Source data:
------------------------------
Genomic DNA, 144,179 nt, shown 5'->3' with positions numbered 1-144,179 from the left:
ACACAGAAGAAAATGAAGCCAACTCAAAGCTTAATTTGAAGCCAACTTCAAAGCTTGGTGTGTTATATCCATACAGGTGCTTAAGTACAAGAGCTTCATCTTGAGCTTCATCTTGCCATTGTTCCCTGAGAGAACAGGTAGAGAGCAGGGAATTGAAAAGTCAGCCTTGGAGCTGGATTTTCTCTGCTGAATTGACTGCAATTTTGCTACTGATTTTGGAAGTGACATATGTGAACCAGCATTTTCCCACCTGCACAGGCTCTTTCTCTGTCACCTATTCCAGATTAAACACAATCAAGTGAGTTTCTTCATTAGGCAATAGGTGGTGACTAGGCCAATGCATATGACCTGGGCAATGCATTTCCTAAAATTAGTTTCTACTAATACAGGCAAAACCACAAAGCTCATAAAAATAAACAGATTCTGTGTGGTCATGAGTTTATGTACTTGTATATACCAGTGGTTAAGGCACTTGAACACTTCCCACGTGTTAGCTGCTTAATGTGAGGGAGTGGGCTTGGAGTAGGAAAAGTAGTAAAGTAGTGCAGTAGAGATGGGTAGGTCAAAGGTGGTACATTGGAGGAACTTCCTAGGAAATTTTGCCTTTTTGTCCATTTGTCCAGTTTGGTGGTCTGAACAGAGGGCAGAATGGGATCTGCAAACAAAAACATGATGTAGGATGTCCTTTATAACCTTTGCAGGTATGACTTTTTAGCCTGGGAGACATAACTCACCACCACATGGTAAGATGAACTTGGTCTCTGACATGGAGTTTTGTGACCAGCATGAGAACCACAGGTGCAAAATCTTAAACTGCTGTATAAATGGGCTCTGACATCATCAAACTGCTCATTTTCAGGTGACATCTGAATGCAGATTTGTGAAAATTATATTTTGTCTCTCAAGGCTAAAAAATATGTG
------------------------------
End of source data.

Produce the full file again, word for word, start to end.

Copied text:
Genomic DNA, 144,179 nt, shown 5'->3' with positions numbered 1-144,179 from the left:
ACACAGAAGAAAATGAAGCCAACTCAAAGCTTAATTTGAAGCCAACTTCAAAGCTTGGTGTGTTATATCCATACAGGTGCTTAAGTACAAGAGCTTCATCTTGAGCTTCATCTTGCCATTGTTCCCTGAGAGAACAGGTAGAGAGCAGGGAATTGAAAAGTCAGCCTTGGAGCTGGATTTTCTCTGCTGAATTGACTGCAATTTTGCTACTGATTTTGGAAGTGACATATGTGAACCAGCATTTTCCCACCTGCACAGGCTCTTTCTCTGTCACCTATTCCAGATTAAACACAATCAAGTGAGTTTCTTCATTAGGCAATAGGTGGTGACTAGGCCAATGCATATGACCTGGGCAATGCATTTCCTAAAATTAGTTTCTACTAATACAGGCAAAACCACAAAGCTCATAAAAATAAACAGATTCTGTGTGGTCATGAGTTTATGTACTTGTATATACCAGTGGTTAAGGCACTTGAACACTTCCCACGTGTTAGCTGCTTAATGTGAGGGAGTGGGCTTGGAGTAGGAAAAGTAGTAAAGTAGTGCAGTAGAGATGGGTAGGTCAAAGGTGGTACATTGGAGGAACTTCCTAGGAAATTTTGCCTTTTTGTCCATTTGTCCAGTTTGGTGGTCTGAACAGAGGGCAGAATGGGATCTGCAAACAAAAACATGATGTAGGATGTCCTTTATAACCTTTGCAGGTATGACTTTTTAGCCTGGGAGACATAACTCACCACCACATGGTAAGATGAACTTGGTCTCTGACATGGAGTTTTGTGACCAGCATGAGAACCACAGGTGCAAAATCTTAAACTGCTGTATAAATGGGCTCTGACATCATCAAACTGCTCATTTTCAGGTGACATCTGAATGCAGATTTGTGAAAATTATATTTTGTCTCTCAAGGCTAAAAAATATGTG